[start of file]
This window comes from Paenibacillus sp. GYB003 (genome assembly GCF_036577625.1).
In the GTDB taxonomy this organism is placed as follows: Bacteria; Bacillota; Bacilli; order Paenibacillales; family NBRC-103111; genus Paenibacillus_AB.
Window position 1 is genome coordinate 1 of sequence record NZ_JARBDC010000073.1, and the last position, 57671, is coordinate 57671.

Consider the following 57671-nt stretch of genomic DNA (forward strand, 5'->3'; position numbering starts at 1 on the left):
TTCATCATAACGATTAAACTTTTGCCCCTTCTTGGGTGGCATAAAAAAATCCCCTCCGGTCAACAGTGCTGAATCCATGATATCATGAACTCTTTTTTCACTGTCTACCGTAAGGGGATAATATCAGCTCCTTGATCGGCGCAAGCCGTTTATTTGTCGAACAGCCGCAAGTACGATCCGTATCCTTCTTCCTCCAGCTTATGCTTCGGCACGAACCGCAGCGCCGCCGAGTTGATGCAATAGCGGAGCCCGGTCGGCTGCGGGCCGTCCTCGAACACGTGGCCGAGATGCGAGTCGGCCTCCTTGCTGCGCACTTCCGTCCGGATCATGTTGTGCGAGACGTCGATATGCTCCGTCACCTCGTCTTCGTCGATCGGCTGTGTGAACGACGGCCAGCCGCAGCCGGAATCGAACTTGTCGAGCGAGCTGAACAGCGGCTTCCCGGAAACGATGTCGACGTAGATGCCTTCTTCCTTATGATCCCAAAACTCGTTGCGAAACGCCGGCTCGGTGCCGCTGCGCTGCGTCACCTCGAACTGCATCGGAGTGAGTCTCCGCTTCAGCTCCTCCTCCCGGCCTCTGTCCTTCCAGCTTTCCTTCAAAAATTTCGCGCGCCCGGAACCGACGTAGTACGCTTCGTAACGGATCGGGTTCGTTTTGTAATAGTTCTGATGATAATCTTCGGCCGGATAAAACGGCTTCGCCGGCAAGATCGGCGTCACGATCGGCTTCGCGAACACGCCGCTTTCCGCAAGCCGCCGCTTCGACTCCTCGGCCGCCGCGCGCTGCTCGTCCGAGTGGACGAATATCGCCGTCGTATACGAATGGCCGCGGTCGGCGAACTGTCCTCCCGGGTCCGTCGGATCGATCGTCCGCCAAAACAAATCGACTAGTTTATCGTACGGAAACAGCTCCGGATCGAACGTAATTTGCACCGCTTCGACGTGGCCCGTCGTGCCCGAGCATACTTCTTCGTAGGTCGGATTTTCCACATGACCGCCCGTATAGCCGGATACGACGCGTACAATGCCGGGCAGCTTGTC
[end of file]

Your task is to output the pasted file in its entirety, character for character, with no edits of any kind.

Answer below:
This window comes from Paenibacillus sp. GYB003 (genome assembly GCF_036577625.1).
In the GTDB taxonomy this organism is placed as follows: Bacteria; Bacillota; Bacilli; order Paenibacillales; family NBRC-103111; genus Paenibacillus_AB.
Window position 1 is genome coordinate 1 of sequence record NZ_JARBDC010000073.1, and the last position, 57671, is coordinate 57671.

Consider the following 57671-nt stretch of genomic DNA (forward strand, 5'->3'; position numbering starts at 1 on the left):
TTCATCATAACGATTAAACTTTTGCCCCTTCTTGGGTGGCATAAAAAAATCCCCTCCGGTCAACAGTGCTGAATCCATGATATCATGAACTCTTTTTTCACTGTCTACCGTAAGGGGATAATATCAGCTCCTTGATCGGCGCAAGCCGTTTATTTGTCGAACAGCCGCAAGTACGATCCGTATCCTTCTTCCTCCAGCTTATGCTTCGGCACGAACCGCAGCGCCGCCGAGTTGATGCAATAGCGGAGCCCGGTCGGCTGCGGGCCGTCCTCGAACACGTGGCCGAGATGCGAGTCGGCCTCCTTGCTGCGCACTTCCGTCCGGATCATGTTGTGCGAGACGTCGATATGCTCCGTCACCTCGTCTTCGTCGATCGGCTGTGTGAACGACGGCCAGCCGCAGCCGGAATCGAACTTGTCGAGCGAGCTGAACAGCGGCTTCCCGGAAACGATGTCGACGTAGATGCCTTCTTCCTTATGATCCCAAAACTCGTTGCGAAACGCCGGCTCGGTGCCGCTGCGCTGCGTCACCTCGAACTGCATCGGAGTGAGTCTCCGCTTCAGCTCCTCCTCCCGGCCTCTGTCCTTCCAGCTTTCCTTCAAAAATTTCGCGCGCCCGGAACCGACGTAGTACGCTTCGTAACGGATCGGGTTCGTTTTGTAATAGTTCTGATGATAATCTTCGGCCGGATAAAACGGCTTCGCCGGCAAGATCGGCGTCACGATCGGCTTCGCGAACACGCCGCTTTCCGCAAGCCGCCGCTTCGACTCCTCGGCCGCCGCGCGCTGCTCGTCCGAGTGGACGAATATCGCCGTCGTATACGAATGGCCGCGGTCGGCGAACTGTCCTCCCGGGTCCGTCGGATCGATCGTCCGCCAAAACAAATCGACTAGTTTATCGTACGGAAACAGCTCCGGATCGAACGTAATTTGCACCGCTTCGACGTGGCCCGTCGTGCCCGAGCATACTTCTTCGTAGGTCGGATTTTCCACATGACCGCCCGTATAGCCGGATACGACGCGTACAATGCCGGGCAGCTTGTC